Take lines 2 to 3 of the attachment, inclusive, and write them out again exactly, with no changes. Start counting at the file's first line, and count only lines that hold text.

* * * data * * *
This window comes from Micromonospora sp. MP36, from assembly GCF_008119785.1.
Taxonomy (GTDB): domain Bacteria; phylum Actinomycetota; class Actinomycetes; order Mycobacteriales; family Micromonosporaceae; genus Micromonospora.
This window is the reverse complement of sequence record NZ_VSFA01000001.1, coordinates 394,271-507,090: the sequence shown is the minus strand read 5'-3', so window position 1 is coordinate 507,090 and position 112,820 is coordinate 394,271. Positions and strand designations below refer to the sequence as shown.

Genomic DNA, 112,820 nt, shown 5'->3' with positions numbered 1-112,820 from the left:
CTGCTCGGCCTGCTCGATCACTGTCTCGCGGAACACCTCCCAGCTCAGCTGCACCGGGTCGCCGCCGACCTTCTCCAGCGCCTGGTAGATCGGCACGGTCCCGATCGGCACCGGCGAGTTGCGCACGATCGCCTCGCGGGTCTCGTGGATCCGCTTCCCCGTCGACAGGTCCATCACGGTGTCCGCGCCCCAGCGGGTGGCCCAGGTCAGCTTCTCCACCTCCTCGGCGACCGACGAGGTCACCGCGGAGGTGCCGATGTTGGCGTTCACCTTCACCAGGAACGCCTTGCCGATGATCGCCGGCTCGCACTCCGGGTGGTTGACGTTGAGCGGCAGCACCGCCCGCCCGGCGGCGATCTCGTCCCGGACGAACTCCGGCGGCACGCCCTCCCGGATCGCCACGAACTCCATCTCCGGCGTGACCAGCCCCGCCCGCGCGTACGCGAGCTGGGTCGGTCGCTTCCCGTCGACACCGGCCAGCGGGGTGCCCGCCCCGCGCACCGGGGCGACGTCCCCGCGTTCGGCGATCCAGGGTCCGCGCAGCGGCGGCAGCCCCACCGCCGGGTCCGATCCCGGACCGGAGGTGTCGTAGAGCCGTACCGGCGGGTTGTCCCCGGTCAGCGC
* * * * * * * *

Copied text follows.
Taxonomy (GTDB): domain Bacteria; phylum Actinomycetota; class Actinomycetes; order Mycobacteriales; family Micromonosporaceae; genus Micromonospora.
This window is the reverse complement of sequence record NZ_VSFA01000001.1, coordinates 394,271-507,090: the sequence shown is the minus strand read 5'-3', so window position 1 is coordinate 507,090 and position 112,820 is coordinate 394,271. Positions and strand designations below refer to the sequence as shown.